« Framing Gender Inequalities: Metaphors of Race and Class in the US and EU | Main | Relationship Values and Desires for Marriage among Sexual Minority Young Adults »

Privatization, Welfare Reform and the New Business in Foster Care: An Examination of Market-Oriented Discourse in Current Child Welfare

Arturo Biaocchi and Teresa Swartz

This exploratory project sought to examine the potential of investigating trends in foster care, and child welfare and social services in general, from different theoretical and empirical perspectives. In the form of open-ended interviews we wanted to explore recent trends in child welfare related to privatization, manage-care and marketization, and elucidate the context in which social workers, agency directors and county workers view these changes.

At this point we are still reviewing the data gathered in these interviews and analyzing the ways in which social workers frame the work they do, and the institutional arrangements that define contracts between county and private providers. We are also conceptualizing how the interviews speak to the implications elucidated in the Medical Anthropology literature related to managed care and social services. We hope to flesh out this analysis in the form of an exploratory paper to publish. Below are some of the key points of our findings.

A) There are clear signs that economic and social markets have continued to merge since the era of welfare reform. The idea that interventions in child welfare will benefit from the overt medicalization and marketizaltion of services seem embedded in the social worker discourse for improving the effectiveness of such services. The dynamics of manage care seem significant in this regard.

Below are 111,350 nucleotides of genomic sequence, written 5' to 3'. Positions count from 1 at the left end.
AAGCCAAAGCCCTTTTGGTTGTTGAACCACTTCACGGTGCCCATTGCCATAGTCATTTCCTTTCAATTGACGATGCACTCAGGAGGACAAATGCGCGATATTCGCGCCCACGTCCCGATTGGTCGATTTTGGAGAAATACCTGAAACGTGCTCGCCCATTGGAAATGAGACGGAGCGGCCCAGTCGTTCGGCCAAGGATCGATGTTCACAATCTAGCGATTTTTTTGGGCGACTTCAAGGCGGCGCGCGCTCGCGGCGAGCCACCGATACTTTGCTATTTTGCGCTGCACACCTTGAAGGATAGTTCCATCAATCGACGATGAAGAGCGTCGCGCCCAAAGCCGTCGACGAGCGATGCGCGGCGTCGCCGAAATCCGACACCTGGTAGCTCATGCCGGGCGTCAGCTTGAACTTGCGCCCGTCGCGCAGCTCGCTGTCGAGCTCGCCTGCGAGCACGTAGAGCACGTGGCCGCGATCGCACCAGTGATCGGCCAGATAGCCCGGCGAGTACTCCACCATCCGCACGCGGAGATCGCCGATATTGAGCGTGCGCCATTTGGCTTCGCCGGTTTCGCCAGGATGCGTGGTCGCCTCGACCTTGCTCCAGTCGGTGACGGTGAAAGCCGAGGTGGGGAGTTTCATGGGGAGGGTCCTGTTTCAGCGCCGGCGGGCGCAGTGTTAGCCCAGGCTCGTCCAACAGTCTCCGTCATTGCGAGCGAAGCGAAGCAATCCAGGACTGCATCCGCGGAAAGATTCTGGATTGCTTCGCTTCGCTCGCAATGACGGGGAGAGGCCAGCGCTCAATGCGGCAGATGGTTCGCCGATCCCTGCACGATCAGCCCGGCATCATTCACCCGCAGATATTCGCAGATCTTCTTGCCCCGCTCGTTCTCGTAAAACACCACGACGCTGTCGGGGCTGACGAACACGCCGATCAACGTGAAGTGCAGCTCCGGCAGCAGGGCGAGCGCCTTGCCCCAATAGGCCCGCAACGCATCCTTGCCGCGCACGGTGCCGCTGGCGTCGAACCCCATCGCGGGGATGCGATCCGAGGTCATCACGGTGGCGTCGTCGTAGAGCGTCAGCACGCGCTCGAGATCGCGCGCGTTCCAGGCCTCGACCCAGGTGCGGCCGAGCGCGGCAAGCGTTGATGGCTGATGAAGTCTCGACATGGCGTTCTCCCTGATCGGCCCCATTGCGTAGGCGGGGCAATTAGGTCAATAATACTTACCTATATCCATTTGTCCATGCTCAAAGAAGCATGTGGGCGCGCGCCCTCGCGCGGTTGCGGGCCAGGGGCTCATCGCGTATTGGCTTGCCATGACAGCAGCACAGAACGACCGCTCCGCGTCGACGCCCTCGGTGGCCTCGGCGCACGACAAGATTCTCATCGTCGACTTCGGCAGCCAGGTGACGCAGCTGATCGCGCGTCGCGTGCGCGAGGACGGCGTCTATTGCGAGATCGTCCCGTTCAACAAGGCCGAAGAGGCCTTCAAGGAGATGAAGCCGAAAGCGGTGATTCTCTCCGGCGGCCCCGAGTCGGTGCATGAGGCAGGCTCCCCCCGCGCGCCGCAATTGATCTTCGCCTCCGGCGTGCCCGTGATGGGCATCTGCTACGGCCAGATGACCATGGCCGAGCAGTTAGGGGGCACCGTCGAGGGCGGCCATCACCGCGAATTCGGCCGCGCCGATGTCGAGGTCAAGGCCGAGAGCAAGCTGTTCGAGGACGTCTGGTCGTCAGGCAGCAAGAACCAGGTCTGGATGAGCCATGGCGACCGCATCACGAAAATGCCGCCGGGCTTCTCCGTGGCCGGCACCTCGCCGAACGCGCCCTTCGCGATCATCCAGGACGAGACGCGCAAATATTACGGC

B) Agency directors are aware of interagency competition for county contracts and consequently "market" themselves by advertising their use of "program performance data" to ensure "efficiency." This discourse is grounded in the broader context for a drive toward evidence-based practices intertwined with market structures in the field. A sub-market for evidence-based consulting has evolved in the wake of agencies seeking evidence-based certification, as such certification is a marketable asset.

C) County representatives and agency directors had interesting interpretations regarding the issue and significance of collecting performance data. Certainly, collecting performance measures "seems to be the way things are going," though it is unclear what actual significance agencies ascribe to this data. It is also interesting that agency directors could give examples of how performance goals may not always be aligned with client well-being, though they nonetheless feel the need to measure their work in this fashion.

D) Despite our concerns, there are clear positives for using Medicaid funds to support child welfare. As agency directors shared with us, such funds have allowed for creative and flexible interventions to use with
families. Also, the use of Medicaid pays credence to a universalism for preventative service provision. Children and families covered by Medicaid are eligible for preventative support services that they would otherwise no receive, unless serious abuse had been discovered (which many social workers feel is a stage when things have already gone too far). Nonetheless, using Medicaid services may re-orient the way such services are administered and practiced.